Child Care Resource & Referral Agencies (CCR&R)



Child Care Resource & Referral Agencies (CCR&Rs)

Choosing child care is one of the most important decisions families make. However, often families must rely on word-of-mouth. Local Child Care Resource and Referral (CCR&R) agencies help parents take the guesswork out of choosing child care by providing:

  

Referrals to local child care providers Information on state licensing requirements Information on availability of child care subsidies CCR&Rs provide free guidance to families by phone, in person, and in other ways, such as the Internet that is tailored to each family’s needs. CCR&Rs support families to raise healthy children by:

    

Talking with parents one-on-one Understanding the delicate balance of family life, particularly for families with low incomes Understanding that finding quality child care is a first step to raising happy, healthy children Offering workshops, hot lines, and newsletters Reaching out to parents with trusted, local information that helps them make informed choices CCR&Rs also support professional development in the early education and child care community. They provide support, workshops and advocacy. CCR&Rs engage stakeholders, communities and policy makers in efforts to support quality early education and child care. The national organization, Child Care Aware of America, works with many CCR&Rs.

RELATIONSHIP BUILDER: For information on how to contact your local CCR&Rs see the link below: From this link you will be able to enter your zip code to find your local agency. In addition, many states have a statewide organization that is a hub for regional programs. POTENTIAL IDEAS FOR STATE LEADERSHIP TEAMS:

 

Work with your state’s CCR&Rs to train and provide professional development that supports EBCD Work with your state’s CCR&Rs to create a communication strategy (integration into newsletters, parent education materials and messaging around EBCD)


Work with your state’s CCR&Rs to generate an education and outreach plan that includes working with pediatricians. This could include increasing pediatricians’ awareness of quality early education and child care and increasing referrals to CCR&Rs TOOLS: 1.


Sample outreach email to your CCR&Rs Sample E-blast for CCR&R newsletter 3.

Foundational PowerPoint

Sample outreach email to your CCR&Rs

Email Subject Heading:

An Opportunity to Collaborate with Your AAP Chapter Dear [insert name], It is a pleasure to reach out to you as the Building Bridges State Early Brain and Child Development (EBCD) Team Leaders (consisting of a member of our American Academy of Pediatrics (AAP) Chapter and Early Childhood Systems Representative). As you may know, the AAP has made EBCD a strategic priority. This is an incredible opportunity to ensure that children are supported early with nurturing environment and relationships that promote health and success. We are interested in exploring how we can work together to incorporate EBCD efforts into the work of our state’s CCR&Rs. In this regard, we would like to plan a meeting or a call to identify collaborative efforts and opportunities. Below are the days and times we are available during the next 2 weeks for your consideration. [insert dates and times] If you have any questions, please let us know. We are looking forward to speaking with you and exploring ways that we can work together. Sincerely, Names Contact Information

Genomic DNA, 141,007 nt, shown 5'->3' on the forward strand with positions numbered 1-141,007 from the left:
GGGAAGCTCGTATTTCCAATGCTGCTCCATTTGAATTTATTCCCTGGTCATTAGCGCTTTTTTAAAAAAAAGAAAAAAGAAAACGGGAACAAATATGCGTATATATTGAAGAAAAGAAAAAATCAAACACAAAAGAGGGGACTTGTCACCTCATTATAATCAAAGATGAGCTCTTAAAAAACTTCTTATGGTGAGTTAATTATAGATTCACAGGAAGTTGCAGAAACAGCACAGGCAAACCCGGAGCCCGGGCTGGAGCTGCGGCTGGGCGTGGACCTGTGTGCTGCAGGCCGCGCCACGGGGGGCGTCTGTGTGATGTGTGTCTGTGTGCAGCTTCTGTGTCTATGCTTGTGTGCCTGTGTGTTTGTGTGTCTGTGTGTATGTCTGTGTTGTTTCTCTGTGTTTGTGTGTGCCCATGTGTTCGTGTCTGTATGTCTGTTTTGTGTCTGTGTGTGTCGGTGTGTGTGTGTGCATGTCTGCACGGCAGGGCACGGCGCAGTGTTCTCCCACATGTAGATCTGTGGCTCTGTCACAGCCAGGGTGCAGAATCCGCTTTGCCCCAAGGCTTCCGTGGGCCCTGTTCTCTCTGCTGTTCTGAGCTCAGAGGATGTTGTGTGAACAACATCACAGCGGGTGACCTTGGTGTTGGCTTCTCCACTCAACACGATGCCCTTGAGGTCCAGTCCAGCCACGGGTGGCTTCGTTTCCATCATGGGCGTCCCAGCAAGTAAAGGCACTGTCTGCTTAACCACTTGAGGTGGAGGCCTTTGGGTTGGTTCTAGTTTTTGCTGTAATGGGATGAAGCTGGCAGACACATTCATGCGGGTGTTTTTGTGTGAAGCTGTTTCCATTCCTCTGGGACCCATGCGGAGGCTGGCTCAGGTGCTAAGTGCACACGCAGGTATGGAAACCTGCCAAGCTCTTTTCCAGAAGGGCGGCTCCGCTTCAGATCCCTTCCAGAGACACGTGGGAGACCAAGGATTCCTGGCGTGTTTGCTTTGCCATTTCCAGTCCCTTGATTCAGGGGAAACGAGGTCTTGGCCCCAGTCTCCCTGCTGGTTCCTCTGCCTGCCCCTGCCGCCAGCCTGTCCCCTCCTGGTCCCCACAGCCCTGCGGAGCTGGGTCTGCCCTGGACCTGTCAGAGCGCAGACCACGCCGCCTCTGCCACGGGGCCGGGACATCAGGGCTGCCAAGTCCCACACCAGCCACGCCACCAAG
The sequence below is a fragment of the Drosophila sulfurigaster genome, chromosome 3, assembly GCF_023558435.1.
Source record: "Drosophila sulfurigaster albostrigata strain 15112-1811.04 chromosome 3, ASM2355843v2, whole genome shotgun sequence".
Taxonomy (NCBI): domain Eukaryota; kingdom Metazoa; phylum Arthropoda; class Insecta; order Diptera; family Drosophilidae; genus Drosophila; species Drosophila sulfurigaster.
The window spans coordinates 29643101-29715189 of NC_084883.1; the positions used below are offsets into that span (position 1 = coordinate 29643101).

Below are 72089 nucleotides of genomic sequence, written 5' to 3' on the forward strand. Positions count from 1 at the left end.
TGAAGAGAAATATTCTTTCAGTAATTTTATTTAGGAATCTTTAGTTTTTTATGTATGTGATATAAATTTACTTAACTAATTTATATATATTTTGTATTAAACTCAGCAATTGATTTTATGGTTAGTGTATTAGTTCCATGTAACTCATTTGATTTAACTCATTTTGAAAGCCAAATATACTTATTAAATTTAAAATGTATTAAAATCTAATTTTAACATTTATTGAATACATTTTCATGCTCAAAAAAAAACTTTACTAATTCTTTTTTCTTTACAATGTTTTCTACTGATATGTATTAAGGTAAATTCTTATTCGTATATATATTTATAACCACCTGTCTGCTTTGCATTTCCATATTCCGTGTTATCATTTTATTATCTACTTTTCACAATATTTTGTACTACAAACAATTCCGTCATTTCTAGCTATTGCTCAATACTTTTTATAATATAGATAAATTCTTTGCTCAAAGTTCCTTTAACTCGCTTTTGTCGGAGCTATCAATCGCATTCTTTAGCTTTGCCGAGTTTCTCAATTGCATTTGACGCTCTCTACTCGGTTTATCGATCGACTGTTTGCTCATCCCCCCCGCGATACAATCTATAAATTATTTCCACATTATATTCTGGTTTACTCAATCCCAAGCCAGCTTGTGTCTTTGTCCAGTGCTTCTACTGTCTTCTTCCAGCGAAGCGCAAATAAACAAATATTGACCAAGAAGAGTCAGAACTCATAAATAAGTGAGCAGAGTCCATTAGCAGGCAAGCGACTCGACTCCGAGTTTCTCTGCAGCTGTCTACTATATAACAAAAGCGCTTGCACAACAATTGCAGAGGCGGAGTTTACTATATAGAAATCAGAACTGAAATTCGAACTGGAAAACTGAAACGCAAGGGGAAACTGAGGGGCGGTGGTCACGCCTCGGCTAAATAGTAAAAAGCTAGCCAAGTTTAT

Sample E-blast for CCR&R newsletter

Article title:

CCR&R Role in Early Brain and Child Development The American Academy of Pediatrics has made Early Brain and Child Development (EBCD) an important strategic priority. This is because child development is the basis for lifelong health, community and economic development. Brains are built over time, from before birth to young adulthood. They grow in a bottom up manner. This means that a solid foundation is needed for future skills and success. We also know many risk factors can disrupt healthy development, especially toxic stress. Toxic stress can occur when a child experiences strong, frequent, and/or prolonged adversity (e.g., physical or emotional abuse, chronic neglect, caregiver substance abuse or mental illness, exposure to violence, and/or the accumulated burdens of family economic hardship) without adequate adult support.

Toxic stress disrupts the developing brain and has lifelong effects on learning, behavior and health. Additionally, we know that positive support can build healthy futures. This positive support includes safe, positive relationships with caregivers, quality early education and child care programs, positive parenting, and nurturing emerging social, emotional, and language skills. Supports like these can buffer toxic stress and build resilience by promoting healthy, adaptive coping skills. Early education and child care providers are in a unique position to support children’s healthy development in their daily work by:  Helping children develop friendship skills  Teaching children to understand their emotions  Helping children to learn to control their anger and impulses  Modeling problem solving Providers have opportunities to screen children and families early and to support them with community referrals, when needed. This includes improving communication and coordination with the child’s medical home. We encourage you to reach out to your local American Academy of Pediatrics Chapter which is here to offer support and education about early brain and child development. [Add contact information]